Educational and knowledge gaps within the European Reference Network on Rare Endocrine Conditions

in Endocrine Connections
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  • 1 V Iotova, Department of Paediatrics, Medical University of Varna, Varna, Bulgaria
  • 2 C Schalin-Jantti, Division of Endocrinology, Department of Medicine, Helsinki University Hospital, Helsinki, FI-00290 , Finland
  • 3 P Bruegman, Leiden, Netherlands
  • 4 M Broesamle, Leiden, Netherlands
  • 5 N Bratina, Department of Pediatrics, University of Ljubljana Faculty of Medicine, Ljubljana, Slovenia
  • 6 V Tillmann, Department of Pediatrics, Institute of Clinical Medicine, , University of Tartu, Tartu, Estonia
  • 7 O Hiort, Department of Paediatrics, University of Lübeck, Lübeck, Germany
  • 8 A Pereira, Endocrinology and Metabolism, Leiden University Medical Center, Leiden, 2300RC, Netherlands

Correspondence: Violeta Iotova, Email: iotova_v@yahoo.com

Objective: The European Reference Network on Rare Endocrine Conditions (Endo-ERN), operational since 2017, consists of 71 health care providers (HCPs) in 19 EU member states. Our objective was to assess education and knowledge on rare endocrine conditions.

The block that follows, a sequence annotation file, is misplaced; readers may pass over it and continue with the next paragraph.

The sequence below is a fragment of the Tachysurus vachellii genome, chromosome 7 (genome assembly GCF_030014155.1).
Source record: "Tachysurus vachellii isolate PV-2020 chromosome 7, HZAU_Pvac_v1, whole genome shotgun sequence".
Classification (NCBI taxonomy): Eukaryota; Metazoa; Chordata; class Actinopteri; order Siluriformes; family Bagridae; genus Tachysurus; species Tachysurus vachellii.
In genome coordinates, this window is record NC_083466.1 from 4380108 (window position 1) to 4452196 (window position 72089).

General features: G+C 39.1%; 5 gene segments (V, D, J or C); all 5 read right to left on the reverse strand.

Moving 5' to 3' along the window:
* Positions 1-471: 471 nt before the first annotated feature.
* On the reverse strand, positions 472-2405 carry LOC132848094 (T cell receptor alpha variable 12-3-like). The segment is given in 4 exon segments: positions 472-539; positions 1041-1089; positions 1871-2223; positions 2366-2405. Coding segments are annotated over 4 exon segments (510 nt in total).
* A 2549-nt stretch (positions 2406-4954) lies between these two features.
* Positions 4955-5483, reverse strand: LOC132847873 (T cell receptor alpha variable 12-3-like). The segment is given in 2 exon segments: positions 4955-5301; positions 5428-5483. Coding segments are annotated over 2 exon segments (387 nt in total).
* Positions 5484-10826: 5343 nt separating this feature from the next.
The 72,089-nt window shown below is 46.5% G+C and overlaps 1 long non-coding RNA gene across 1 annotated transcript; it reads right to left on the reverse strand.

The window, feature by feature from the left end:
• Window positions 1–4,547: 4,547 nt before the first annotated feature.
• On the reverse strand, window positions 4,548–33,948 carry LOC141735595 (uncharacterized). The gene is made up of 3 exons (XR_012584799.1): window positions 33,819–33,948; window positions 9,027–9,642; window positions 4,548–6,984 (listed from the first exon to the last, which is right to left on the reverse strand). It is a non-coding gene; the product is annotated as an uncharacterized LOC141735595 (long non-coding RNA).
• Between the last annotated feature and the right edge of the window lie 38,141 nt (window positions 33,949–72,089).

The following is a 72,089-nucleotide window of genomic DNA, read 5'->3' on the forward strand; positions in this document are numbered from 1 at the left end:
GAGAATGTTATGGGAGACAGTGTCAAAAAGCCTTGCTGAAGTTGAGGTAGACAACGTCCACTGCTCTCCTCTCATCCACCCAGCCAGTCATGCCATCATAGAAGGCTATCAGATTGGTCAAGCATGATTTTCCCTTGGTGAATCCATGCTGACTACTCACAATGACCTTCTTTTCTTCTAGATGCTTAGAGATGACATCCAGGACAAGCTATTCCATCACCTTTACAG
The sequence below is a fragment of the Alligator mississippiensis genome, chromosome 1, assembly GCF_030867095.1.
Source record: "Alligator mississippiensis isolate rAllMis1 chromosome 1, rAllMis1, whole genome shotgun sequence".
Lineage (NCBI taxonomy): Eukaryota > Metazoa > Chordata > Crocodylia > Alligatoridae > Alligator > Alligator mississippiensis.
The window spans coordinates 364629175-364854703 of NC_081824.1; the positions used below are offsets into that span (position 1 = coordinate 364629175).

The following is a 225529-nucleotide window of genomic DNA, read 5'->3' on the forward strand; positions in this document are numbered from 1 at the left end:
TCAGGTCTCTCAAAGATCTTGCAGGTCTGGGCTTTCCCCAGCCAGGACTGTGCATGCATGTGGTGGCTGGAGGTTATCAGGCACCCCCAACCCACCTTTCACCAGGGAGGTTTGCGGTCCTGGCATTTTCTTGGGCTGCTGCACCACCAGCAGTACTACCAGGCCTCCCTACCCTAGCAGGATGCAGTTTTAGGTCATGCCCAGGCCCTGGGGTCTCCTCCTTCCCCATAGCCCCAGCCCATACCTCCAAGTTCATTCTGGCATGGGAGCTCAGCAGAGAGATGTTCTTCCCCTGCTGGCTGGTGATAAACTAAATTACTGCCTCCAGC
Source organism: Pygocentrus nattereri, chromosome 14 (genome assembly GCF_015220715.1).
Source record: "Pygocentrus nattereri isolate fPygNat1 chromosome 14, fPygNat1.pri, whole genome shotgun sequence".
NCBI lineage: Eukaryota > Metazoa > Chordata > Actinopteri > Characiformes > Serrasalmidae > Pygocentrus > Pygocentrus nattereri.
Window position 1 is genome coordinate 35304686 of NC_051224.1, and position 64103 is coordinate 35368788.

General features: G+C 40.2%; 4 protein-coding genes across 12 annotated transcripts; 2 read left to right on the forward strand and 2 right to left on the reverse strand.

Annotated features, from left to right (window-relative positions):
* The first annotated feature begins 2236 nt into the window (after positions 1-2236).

Design and Methods: A survey was developed and sent through the DIGIT-EUROSURVEY system to all Endo-ERN HCPs.

Results: Response rate was 55% (n=146), 95% physicians, 58% >20 years of experience, 96% academics. Largest knowledge gaps were reported for the transition and neonatal ages, and for the GPs. Less than 50% of HCPs had structured educational rare diseases (RD) plans, while 86% used RD specific guidelines. HCPs would share educational materials within Endo-ERN (74%), and participate in an accreditation model (85%). E-learning portals of the endocrine scientific societies used 58% (ESPE) and 64% (ESE). Most participants (90%) regarded Endo-ERN coordinated educational activities (annual meetings slots, webinars, etc.) as highly important and supported a common educational platform. Social media was perceived as important for educating patients (86%) but not for physicians (36%). Seventy-five % had developed patient education materials; only 31% had specific children’s materials, and by-country availability varied from 0% to 100%. Respondents provided newly diagnosed patients with own material in the national language (81%); referred to advocacy groups (68%), and relevant on-line sources (50%). Respondents believed European Commission should fund education through Endo-ERN.

Conclusion: Identified knowledge gaps in rare endocrine disorders set the basis for fast catch-up through collaboration, alignment with patients’ needs, and further development of existing and newly developed educational resources.

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     European Society of Endocrinology

     Society for Endocrinology

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